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Research : “More dedicated sports brands are dipping their toes into fashion, like Puma’s collaboration with Rihanna”

by on August 25, 2015 in Latest News, Lead Article, News you can use, Research, Retail News

British consumers are buying sportswear in droves, with the almost £6bn market being driven by women.

The UK market hit £5.91bn in 2014, up from £4.62bn in 2010, according to a report from Key Note. The research house estimates sportswear sales will total £8.65bn in 2019, based on current growth rates.

Graphics by Shutterstock  … Article courtesy of Marketing

British consumers are buying sportswear in droves, with the almost £6bn market being driven by women

But the data suggests the growth isn’t necessarily coming from new consumers, since sports participation is actually dipping. According to data from Sport England covering October 2014 to March 2015, 15.5m Brits took part in a sport once a week, down 222,000 in six months.

The UK is also getting fatter, with two-thirds of men and women classified as overweight, according to the Institute for Health Metrics and Evaluation. So what’s driving the trend?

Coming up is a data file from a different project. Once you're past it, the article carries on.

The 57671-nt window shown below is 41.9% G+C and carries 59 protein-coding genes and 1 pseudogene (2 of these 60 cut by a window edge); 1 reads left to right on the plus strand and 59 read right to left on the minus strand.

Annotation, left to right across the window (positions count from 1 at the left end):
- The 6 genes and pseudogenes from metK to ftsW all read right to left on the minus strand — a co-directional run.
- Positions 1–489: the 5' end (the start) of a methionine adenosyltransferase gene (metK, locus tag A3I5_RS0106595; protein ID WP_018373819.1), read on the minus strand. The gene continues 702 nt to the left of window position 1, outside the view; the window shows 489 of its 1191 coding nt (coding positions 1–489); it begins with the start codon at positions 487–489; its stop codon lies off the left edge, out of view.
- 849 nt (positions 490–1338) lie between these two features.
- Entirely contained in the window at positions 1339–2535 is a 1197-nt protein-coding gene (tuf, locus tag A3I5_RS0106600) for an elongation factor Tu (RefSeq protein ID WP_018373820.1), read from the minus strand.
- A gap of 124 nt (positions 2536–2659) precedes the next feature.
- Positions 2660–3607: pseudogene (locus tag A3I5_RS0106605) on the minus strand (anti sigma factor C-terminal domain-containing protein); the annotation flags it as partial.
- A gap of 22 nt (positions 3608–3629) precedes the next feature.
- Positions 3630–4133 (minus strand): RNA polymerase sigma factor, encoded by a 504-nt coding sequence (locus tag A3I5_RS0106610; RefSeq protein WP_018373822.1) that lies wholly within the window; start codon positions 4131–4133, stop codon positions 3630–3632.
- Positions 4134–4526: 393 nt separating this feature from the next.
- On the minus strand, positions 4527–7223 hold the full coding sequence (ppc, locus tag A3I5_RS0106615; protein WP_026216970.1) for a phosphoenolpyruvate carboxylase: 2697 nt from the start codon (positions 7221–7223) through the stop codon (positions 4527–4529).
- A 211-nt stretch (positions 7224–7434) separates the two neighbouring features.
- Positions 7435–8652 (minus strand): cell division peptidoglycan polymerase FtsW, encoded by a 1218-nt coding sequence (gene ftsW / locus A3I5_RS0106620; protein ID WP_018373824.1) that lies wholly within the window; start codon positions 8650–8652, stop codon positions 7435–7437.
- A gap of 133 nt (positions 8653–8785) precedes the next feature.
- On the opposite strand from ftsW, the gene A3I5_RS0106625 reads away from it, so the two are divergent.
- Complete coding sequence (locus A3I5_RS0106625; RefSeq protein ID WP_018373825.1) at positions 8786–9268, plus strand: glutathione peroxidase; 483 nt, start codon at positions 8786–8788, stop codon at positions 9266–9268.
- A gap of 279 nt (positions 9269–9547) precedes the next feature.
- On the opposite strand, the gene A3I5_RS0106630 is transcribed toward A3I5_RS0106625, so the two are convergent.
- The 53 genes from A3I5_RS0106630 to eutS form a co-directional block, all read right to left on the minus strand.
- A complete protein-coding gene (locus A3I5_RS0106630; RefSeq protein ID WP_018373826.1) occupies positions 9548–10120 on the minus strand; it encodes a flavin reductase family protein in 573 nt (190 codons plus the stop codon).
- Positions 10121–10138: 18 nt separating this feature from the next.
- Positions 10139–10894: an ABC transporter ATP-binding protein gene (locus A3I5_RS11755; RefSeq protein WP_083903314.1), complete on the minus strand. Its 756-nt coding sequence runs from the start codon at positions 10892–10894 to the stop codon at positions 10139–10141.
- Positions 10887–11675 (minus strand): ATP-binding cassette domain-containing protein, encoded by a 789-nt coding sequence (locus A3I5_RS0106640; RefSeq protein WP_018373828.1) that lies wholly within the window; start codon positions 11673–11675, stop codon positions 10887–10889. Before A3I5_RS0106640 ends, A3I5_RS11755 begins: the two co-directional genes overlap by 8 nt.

Protein princesses

One reason for the market’s growth is that women now have more choice, both in terms of sports activities and clothing, according Key Note. The diversity of sports classes on offer, and better ranges for women mean female consumers can upgrade from the baggy gym t-shirt to more tailored, technical clothing.

Key Note @KeyNoteLtd highlights millennial women who follow fitness-obsessed celebrities on Instagram, keep a close eye on their diet, and go several times a week to the gym – cutely dubbed ‘protein princesses’.

Brands have recognised the importance of the female market, expanding their ranges for women. A number of new women-only brands, like Lululemon and Fabletic, have also emerged to meet demand for better, more technically advanced clothing.

Adidas-owned Reebok, Puma and Nike have also recently focused their marketing campaigns around women.

Reebok’s vice president for Western Europe, Chris Froio, told Marketing earlier this year that most major sports brands were just 30% targeted to women “at the high end”.

He said: “At Reebok, we are at 40% women’s already, and we aim to make it 50% of our overall business. We have more initiatives around women’s fitness coming.”

Sports vs fashion

Key Note also highlights the collision between fashion and sports, with more fashion brands launching ‘sports luxe’ lines. Conversely, more dedicated sports brands are dipping their toes into fashion, like Puma’s collaboration with Rihanna and Adidas’ tie-up with Kanye for his pricey Yeezy Season 1 range (pictured below).

Still, the fashion-sport relationship might not last for long, Key Note warns.

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